North Carolina Lawmakers File Recreational Marijuana Legalization Bills

Lawmakers in North Carolina are looking to make their state the next to end the prohibition of recreational marijuana, with two bills pending in the state legislature that would legalize cannabis for adults.

The first measure, House Bill 626, was filed on Monday by four Democratic members of the House of Representatives, with co-sponsorship from eight of their colleagues. If passed by the state legislature and signed into law, the bill would legalize the possession of small amounts of marijuana for adults aged 21 and older.

“People have been smoking cannabis from time immemorial and up until the 1930s, it was essentially legal,” state Rep. Kelly Alexander, one of the sponsors of the bill, said in a statement quoted by WCNC television news. “What we’re trying to do now is to restore that legality.”

Possession of all but small amounts of cannabis in North Carolina is still a crime, although possession of less than a half-ounce of marijuana was decriminalized in 1977 and now results in a fine of up to $200. Even medical marijuana is still prohibited, with only CBD oil low in THC legal for use by patients with intractable epilepsy.

“This is not the 18th century,” Alexander continued. “We don’t need to put a scarlet letter on people for the use of a naturally occurring product that more and more people see as having a medical benefit, and a personal benefit.”

Majority Of North Carolina Voters Support Legalizing Pot

If the bill succeeds, North Carolina will join 21 other states that have legalized recreational marijuana for adults. Public opinion in the state is in favor of the move, with a SurveyUSA poll conducted last year showing that 57% of voters support legalizing cannabis for adults, while less than a third (32%) said that recreational marijuana should remain illegal.

“It’s time for us to allow citizens who want to indulge in the use of cannabis to be able to do so without stigma and without fear of being arrested,” Alexander said.

The goals of House Bill 626 are supported by national cannabis policy reform activists. Paul Armentano, the deputy director of the National Organization for the Reform of Marijuana Laws (NORML), said that continuing the prohibition of cannabis does not promote public safety.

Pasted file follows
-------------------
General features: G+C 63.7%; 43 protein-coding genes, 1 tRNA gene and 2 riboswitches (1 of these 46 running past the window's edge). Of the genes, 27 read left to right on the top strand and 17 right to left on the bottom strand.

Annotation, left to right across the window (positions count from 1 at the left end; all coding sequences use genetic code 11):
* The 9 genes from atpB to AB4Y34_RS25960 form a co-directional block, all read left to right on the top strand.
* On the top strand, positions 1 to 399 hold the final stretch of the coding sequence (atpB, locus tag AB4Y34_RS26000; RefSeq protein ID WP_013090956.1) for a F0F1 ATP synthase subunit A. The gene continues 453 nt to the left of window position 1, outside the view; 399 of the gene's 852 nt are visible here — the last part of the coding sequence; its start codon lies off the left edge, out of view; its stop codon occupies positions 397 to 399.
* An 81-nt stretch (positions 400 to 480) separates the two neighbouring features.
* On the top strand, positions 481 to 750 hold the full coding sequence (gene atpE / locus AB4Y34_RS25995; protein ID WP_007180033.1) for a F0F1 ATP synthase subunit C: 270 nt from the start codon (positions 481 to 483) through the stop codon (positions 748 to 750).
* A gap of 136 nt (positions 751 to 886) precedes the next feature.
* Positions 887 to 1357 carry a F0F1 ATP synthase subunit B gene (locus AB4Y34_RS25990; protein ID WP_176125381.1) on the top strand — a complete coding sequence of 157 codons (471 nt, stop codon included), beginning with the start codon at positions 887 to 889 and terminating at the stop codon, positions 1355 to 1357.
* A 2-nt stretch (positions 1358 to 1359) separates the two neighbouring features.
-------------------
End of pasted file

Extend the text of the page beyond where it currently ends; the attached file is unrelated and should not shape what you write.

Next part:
“It makes no sense to use limited prosecutorial resources to target, prosecute and incarcerate individuals for their possession and use of a substance that’s objectively safer than either alcohol or tobacco,” Armentano said.

House Bill 626 would also establish a framework for the production and sale of recreational for adults. Passage of the bill could be an economic boon for the state. Armentano noted that nationwide, the regulated cannabis industry supports 450,000 jobs.

“In fact, we have twice as many people now currently working full time in the state-licensed cannabis industry than we have dentists in America,” he said.

House Bill 626 also includes social equity provisions designed to support communities that have been negatively impacted by nearly a century of prohibition. The measure has been referred to the Committee on Rules, Calendar, and Operations of the House for consideration.

Senate Bill 346 Filed Last Month

An adult-use cannabis bill is also pending in the upper chamber of the North Carolina state legislature after being filed by four Democratic senators on March 21. The legislation, Senate Bill 346, would legalize the possession of up to two ounces of marijuana or 15 grams of cannabis concentrates by adults, who would also be permitted to cultivate up to six cannabis plants at home.

The measure also sets a regulatory framework for recreational marijuana production and sales and creates a new Office of Social Equity that would “promote and encourage full participation in the regulated cannabis industry by people from communities that have previously been disproportionately harmed by cannabis prohibition and enforcement, in order to positively impact those communities.”

Supporters of reform note that in addition to the economic benefits of cannabis legalization enjoyed by businesses and their employees, ending the prohibition of marijuana can be a source of new tax revenue for state and local governments. Senate Bill 346 sets a 20% tax on marijuana products and allows local governments to add an additional tax of 3%.

“States have now generated an estimated $12 billion in new tax revenue due to taking these markets from being underground markets and taking them above ground and making them transparent, legal regulated marketplaces,” Armentano said.

Senate Bill 346 has been assigned to the Committee On Rules and Operations of the Senate.

A separate bill, the North Carolina Compassionate Care Act (Senate Bill 3), is also pending in the state Senate. The measure was passed by the Senate on March 1 by a vote of 36-10 and is now pending in the House of Representatives.

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